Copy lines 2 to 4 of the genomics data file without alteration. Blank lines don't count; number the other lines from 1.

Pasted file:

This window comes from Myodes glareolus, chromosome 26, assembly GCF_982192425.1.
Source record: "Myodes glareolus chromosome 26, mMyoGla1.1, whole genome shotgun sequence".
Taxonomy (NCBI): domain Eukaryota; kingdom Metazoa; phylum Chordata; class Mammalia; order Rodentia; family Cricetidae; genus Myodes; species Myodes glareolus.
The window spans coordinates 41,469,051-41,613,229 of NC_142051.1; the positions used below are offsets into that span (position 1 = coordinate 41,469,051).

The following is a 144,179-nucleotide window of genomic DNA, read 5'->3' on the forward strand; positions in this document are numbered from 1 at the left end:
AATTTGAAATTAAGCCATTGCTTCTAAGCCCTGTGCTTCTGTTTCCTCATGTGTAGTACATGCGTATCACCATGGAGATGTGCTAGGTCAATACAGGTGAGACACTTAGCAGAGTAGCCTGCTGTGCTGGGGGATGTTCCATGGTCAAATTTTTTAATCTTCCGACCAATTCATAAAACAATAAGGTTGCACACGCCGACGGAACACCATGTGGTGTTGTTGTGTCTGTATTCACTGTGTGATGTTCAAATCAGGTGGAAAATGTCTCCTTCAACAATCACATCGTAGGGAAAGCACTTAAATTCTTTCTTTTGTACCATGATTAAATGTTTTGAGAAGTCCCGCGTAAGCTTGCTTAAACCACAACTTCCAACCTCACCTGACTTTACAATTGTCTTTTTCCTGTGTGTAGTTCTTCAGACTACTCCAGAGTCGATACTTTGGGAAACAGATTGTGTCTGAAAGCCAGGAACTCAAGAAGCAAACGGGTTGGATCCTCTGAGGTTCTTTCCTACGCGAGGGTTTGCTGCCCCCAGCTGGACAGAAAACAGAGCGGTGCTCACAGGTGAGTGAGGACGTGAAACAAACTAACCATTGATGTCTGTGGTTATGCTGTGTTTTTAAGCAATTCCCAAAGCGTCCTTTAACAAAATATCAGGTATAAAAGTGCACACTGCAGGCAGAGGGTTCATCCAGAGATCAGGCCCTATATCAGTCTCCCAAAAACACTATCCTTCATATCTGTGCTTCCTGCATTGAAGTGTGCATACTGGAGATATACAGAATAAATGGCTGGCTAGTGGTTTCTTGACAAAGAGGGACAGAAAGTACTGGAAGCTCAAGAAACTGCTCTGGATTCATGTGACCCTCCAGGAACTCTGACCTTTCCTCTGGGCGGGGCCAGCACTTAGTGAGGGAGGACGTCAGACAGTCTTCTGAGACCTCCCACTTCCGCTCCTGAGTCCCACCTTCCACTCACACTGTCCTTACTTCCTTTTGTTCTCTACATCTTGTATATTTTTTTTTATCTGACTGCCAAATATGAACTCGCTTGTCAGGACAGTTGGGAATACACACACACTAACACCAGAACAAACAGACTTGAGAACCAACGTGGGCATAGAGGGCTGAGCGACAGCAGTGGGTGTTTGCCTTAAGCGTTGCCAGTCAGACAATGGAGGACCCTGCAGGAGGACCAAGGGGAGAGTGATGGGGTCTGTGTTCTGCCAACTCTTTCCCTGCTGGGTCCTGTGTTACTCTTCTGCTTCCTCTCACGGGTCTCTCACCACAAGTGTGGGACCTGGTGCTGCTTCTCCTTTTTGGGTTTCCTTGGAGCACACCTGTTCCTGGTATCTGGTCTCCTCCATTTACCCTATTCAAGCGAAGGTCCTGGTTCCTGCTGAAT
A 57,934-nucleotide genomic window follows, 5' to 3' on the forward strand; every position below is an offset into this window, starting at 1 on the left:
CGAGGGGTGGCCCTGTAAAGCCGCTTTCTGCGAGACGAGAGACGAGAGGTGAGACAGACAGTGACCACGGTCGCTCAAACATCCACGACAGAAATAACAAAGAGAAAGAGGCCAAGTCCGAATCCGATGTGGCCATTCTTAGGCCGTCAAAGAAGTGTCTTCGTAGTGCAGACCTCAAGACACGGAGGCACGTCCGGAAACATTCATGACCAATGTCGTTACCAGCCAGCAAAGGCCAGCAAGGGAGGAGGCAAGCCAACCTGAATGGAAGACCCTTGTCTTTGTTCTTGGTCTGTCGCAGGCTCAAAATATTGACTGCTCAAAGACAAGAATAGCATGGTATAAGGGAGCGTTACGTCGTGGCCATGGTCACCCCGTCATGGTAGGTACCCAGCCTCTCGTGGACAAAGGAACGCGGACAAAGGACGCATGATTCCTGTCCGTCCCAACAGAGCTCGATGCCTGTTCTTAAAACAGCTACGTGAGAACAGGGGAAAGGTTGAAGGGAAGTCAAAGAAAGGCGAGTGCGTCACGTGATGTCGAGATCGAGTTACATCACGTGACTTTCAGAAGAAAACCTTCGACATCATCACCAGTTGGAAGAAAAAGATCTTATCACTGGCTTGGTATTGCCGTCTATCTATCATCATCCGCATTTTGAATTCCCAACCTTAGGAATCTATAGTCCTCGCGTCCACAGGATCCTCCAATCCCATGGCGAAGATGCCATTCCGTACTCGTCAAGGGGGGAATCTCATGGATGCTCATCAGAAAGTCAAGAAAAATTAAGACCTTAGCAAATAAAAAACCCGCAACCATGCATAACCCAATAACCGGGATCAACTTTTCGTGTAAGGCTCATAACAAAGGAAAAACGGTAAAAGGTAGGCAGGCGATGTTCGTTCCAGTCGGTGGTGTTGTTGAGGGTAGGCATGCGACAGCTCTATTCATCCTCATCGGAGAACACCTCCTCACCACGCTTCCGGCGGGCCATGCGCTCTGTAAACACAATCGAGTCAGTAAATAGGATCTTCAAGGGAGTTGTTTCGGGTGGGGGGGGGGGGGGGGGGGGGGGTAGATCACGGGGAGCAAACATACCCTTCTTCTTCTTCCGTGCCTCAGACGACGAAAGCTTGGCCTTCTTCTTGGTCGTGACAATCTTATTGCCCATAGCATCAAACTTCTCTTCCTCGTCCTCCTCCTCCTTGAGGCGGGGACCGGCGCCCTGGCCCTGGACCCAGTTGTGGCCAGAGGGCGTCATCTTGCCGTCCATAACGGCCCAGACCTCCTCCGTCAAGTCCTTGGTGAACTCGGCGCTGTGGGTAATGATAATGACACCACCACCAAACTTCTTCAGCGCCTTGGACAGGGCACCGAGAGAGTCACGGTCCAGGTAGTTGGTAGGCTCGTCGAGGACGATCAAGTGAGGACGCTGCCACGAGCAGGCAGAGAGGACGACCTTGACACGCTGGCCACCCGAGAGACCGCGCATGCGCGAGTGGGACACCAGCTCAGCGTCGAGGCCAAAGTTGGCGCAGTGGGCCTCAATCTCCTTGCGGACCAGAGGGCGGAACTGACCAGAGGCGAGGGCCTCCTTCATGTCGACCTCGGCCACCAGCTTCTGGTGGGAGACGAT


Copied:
Source record: "Myodes glareolus chromosome 26, mMyoGla1.1, whole genome shotgun sequence".
Taxonomy (NCBI): domain Eukaryota; kingdom Metazoa; phylum Chordata; class Mammalia; order Rodentia; family Cricetidae; genus Myodes; species Myodes glareolus.
The window spans coordinates 41,469,051-41,613,229 of NC_142051.1; the positions used below are offsets into that span (position 1 = coordinate 41,469,051).